‘Why do rich people not have to spend any time in jail?’ Chastain asks in that Hollywood Reporter piece, essentially answering her own question by pointing out the power of money. Newton’s families success has bought him a new life in America, a spell in the expensive Betty Ford clinic, and with an eager mindset from Newton to lead a Hollywood life, he’s seemingly been able to create a new one where the reach of his history apparently can’t get to him. At least that’s the impression that Chastain’s involvement with his script says. 

Now, Chastain has worked with women directors more than most actors in Hollywood, with films by Niki Caro, Liv Ullman, Kathryn Bigelow, and Susanna White, all making up entries on her filmography. But her vocal activism and feminism carries no weight and rings no echo when applied to her own production company. If Chastain wants fans to believe that she has the victims of sexual assault, domestic violence, rape, and the abuse of men, in her mind, and if she believes these victims, then that belief means nothing when working with Matthew Newton.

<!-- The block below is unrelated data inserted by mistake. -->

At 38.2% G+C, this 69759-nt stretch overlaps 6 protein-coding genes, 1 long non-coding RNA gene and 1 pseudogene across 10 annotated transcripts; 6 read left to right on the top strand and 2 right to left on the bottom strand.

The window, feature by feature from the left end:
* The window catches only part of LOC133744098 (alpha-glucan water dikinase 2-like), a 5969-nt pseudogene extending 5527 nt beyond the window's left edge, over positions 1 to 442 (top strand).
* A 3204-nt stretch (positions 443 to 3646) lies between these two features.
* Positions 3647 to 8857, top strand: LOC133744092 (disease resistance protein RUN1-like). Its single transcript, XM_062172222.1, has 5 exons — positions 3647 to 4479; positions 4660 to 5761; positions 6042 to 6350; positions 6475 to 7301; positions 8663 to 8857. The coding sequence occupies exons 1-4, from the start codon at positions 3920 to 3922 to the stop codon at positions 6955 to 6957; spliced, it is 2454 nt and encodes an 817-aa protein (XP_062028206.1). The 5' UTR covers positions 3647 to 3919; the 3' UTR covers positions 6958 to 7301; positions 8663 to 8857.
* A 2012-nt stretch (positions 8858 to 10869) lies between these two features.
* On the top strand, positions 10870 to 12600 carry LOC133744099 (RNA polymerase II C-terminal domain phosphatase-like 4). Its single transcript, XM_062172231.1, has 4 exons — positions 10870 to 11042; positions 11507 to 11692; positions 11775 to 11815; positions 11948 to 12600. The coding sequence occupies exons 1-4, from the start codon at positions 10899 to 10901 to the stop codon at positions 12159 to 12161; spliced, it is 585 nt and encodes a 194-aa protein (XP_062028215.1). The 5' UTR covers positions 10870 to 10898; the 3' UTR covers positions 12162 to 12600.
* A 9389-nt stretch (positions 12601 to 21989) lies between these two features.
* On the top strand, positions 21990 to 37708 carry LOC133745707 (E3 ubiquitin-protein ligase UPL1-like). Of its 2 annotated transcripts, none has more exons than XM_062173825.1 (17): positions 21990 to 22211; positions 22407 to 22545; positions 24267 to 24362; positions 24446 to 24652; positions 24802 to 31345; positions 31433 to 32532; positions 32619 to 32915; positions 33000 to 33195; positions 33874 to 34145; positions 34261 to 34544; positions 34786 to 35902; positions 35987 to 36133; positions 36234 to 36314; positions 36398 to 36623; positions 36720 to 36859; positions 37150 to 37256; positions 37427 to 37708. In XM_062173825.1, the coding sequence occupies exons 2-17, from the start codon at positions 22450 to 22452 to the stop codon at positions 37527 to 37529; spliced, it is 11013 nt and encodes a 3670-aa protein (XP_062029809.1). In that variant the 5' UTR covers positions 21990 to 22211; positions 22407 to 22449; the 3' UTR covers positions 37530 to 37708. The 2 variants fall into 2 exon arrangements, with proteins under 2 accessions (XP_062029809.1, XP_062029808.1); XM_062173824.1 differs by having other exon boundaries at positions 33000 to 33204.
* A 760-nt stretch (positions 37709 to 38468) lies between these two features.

Especially when she says in an interview with Mark Fennell, ‘it’s very important to me that I practice what I preach, and that my actions follow my words.’ Well, in the case of Eve/Ava, those words mean nothing.

I want to stress, I don’t particularly like publishing these kinds of articles on The Curb. It’s almost tabloid media-esque writing, but when a figure as monumental and influential as Jessica Chastain actively works with a perpetrator of domestic violence, I couldn’t just sit here and let it pass without comment. The #MeToo movement is an international one, and within Australia, the victims of assault and violence are often silenced by defamation laws

But a Google search of Matthew Newton’s name would be enough for Chastain to know his history, and to recognise that for Brand Chastain, it would be an easy way to tarnish its image. It appears that the ‘Gospel of Jessica’ doesn’t apply to its icon, and neither does the fight for equality.